Malawi said on Wednesday that weather-related hazards coupled with the effects of the COVID-19 pandemic would leave 15% of the population in need of food aid this season.
The Malawi Vulnerability Assessment Committee, a grouping of government, food experts and aid agencies, found that over 2.6 million people in the southern African country of 17.7 million would not be able to meet their food requirements during the 2020/21 consumption season.
Impoverished Malawi is periodically hit by food shortages as it relies heavily on rain-fed agriculture and most of its maize is grown on small plots by subsistence farmers.
Winford Masanjala, secretary for economic planning and development, said in a statement that the overall vulnerable population had increased 39% from last season due to the inclusion of people affected in urban areas.
“The increase in the affected population has been a result of weather-related hazards, ranging from flooding, dry spells, early cessation of rains and Army Fall worms which affected crop production during the 2019/20 farming season,” Masanjala said. “In addition, the COVID-19 pandemic has greatly impacted income levels of the urban poor.”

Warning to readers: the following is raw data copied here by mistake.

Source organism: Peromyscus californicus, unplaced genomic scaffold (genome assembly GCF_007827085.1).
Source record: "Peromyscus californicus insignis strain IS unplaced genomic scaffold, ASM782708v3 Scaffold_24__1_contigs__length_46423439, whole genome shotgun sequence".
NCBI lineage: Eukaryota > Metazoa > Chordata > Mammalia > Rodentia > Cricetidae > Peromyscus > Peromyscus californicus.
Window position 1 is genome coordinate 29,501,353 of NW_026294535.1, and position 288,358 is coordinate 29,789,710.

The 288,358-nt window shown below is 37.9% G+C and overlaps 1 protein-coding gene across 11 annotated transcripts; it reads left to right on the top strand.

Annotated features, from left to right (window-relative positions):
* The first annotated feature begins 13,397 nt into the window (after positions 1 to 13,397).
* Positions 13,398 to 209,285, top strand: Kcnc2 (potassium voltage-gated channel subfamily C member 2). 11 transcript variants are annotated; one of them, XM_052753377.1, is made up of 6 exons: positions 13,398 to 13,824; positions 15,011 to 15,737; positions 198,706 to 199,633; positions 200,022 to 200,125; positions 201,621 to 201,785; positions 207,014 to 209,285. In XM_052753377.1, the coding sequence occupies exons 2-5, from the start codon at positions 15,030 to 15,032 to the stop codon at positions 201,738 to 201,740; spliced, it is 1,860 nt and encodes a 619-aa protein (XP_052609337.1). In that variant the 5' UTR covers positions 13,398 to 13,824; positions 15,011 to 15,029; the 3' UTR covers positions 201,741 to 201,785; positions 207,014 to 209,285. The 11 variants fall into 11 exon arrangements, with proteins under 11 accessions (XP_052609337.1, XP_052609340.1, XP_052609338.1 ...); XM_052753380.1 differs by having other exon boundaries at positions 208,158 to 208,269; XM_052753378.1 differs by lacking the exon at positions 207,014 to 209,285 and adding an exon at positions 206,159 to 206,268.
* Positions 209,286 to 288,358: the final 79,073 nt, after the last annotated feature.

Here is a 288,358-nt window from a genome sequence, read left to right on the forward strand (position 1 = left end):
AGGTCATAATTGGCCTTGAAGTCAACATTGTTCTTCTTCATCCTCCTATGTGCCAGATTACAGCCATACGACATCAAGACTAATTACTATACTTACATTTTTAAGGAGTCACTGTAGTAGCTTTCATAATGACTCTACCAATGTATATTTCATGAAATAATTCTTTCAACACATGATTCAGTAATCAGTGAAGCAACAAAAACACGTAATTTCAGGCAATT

Masanjala said total humanitarian food assistance required for the affected rural population was estimated at 56,744 metric tonnes of maize, worth 14 billion Malawian Kwacha ($18.9 million).
Of that requirement, the government had procured 55,000 metric tonnes, leaving a deficit of 1,744 metric tonnes.
($1 = 741.1100 kwacha)